Incessant rains have led to severe flooding across the state of Kerala. Over 32 million people have been affected, with homes and crops wiped out.
The worst flooding seen in a century has caused loss of life and destroyed homes and farmland across large areas of the southern Indian state of Kerala.Latest news reports say that more than 474 people have died and over 32 million people have been affected. Torrential monsoonal rains commencing in June 2018 have triggered landslides and caused canals and rivers to overflow.
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Floodwaters have left homes in shambles. We know that more than one million people have been forced to evacuate, taking shelter in temporary camps.Roads, bridges and railway tracks have been washed away and it’s estimated that 3.4 million hectares of farmland has been inundated. Areas such as Idukki and the hill station Munnar are among the worst affected.Because of the fear of landslides, mothers like Bajeena and her family have been unable to evacuate and go very far. They spend their days at home hoping and praying for no landslides. At night they relocate to a nearby school which is considered safer.Bajeena wonders whether “someone up there” is angry with them. It’s been days since her family had a proper meal or a proper night’s rest. The rain has been relentless all week and she thinks about the people she knows who have helplessly watched their homes and life’s earnings get washed away.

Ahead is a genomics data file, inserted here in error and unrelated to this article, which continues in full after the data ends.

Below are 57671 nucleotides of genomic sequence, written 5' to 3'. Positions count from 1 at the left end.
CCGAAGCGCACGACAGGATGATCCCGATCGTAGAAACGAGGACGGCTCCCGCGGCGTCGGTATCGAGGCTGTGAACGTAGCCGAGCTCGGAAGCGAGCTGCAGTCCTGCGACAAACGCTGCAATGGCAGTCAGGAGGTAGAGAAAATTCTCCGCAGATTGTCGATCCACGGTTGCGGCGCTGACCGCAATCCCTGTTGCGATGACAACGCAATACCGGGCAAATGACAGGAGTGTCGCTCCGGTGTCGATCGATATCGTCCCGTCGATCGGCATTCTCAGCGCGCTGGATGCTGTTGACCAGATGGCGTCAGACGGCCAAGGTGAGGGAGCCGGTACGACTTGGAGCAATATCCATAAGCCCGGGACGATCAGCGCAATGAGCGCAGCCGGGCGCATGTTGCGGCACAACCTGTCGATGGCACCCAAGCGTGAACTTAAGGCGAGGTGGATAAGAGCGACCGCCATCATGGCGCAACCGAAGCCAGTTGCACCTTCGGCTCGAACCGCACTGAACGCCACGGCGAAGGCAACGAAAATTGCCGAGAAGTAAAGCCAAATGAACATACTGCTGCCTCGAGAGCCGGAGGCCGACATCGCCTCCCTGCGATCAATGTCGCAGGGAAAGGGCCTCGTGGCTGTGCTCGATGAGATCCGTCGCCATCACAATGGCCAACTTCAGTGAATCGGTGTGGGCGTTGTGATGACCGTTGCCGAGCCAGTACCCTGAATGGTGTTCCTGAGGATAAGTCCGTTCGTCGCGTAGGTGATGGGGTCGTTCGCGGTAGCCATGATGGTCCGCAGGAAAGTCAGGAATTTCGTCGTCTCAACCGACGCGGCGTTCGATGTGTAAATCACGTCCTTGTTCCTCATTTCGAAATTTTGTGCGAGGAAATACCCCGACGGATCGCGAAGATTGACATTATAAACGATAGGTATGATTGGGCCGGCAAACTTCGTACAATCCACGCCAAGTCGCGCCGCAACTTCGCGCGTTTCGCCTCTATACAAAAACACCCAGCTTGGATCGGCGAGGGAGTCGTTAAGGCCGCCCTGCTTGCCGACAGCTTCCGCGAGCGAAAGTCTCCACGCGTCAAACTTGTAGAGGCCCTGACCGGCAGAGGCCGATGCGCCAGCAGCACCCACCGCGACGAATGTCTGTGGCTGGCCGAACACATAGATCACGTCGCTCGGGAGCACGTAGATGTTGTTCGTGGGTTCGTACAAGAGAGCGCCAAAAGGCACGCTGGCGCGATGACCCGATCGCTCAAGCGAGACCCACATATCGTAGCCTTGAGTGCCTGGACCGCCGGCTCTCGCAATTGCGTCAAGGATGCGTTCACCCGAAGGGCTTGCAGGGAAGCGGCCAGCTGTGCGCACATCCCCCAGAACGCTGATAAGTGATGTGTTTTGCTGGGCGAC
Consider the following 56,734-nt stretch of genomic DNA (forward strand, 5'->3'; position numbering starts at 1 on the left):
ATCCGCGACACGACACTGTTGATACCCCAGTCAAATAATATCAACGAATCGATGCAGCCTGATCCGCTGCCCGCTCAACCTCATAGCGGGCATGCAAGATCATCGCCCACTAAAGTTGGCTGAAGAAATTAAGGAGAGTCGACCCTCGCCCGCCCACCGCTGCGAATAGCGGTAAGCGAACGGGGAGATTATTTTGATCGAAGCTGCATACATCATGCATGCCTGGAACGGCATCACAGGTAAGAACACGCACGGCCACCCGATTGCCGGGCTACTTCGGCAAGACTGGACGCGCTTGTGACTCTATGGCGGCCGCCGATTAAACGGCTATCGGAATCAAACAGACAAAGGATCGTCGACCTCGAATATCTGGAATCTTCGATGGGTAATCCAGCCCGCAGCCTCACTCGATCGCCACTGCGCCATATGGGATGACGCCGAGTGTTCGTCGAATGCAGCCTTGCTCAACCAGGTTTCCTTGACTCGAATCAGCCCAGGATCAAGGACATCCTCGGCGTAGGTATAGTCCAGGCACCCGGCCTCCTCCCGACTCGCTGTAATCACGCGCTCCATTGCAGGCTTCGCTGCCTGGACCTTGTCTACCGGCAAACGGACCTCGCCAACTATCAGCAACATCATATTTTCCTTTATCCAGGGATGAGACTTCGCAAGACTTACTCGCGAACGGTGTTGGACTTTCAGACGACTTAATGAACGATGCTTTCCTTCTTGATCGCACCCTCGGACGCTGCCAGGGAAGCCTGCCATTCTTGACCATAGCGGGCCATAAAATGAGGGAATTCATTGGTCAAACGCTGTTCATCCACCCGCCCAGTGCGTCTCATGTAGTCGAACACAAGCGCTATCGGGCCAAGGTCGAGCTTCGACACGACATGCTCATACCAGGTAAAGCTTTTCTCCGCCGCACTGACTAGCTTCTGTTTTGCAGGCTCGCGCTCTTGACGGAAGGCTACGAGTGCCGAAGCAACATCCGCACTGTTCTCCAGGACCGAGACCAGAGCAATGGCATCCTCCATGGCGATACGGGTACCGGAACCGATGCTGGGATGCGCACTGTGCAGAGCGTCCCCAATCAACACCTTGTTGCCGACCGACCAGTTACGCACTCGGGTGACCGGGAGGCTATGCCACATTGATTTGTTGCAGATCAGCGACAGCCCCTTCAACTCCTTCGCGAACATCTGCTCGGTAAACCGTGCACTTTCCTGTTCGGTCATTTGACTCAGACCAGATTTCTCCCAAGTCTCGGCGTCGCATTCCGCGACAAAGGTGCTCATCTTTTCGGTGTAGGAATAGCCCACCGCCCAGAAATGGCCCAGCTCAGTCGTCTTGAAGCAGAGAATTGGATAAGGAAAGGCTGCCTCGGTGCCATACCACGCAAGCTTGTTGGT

World Vision staff are working tirelessly to help ease the impact of this crisis on families in Kerala. We are responding in locations including Wayanad, Malapuram, Pathanamthitta, Kottayam and Palakkad. Our immediate aim is to help 20,000 families by providing:• dry rations such as rice, beans, sugar and coconut oil• household items such as bedding, towels, clothing, mosquito repellent, plates and spoons• hygiene items such as soap, toothpaste, feminine hygiene items, antiseptic wash and moreChild friendly spaces have also been set up and our staff and volunteers are interacting with children through, songs, dance, sports, art and storytelling to help them recover from the shock of this disaster.While the current focus is on meeting urgent relief needs, we will also be supporting communities to rebuild in the long term.
No children sponsored by Australians through World Vision live in the affected area.
The home of Janaki and her four children was fully submerged under floodwater for more than a week. As a single mother, Janaki faces a huge struggle to rebuild her family’s life.
Families displaced by the floods in Kerala queue for food at a relief camp in Panamaram.
Shyama, 22, sits in front of her home that now lays in ruins because of the floods. She says she has no clue, how she and her husband can rebuild it.
Children at a relief camp in Panamaram share a hot meal of rice and beans. World Vision is distributing dry food rations amongst families displaced by the floods in Kerala.
For the past eight days, 11-year-old Achu and his family have been living in his school because their house was submerged under water. “I lost my books, my certificates, all the belongings in our house,” he says.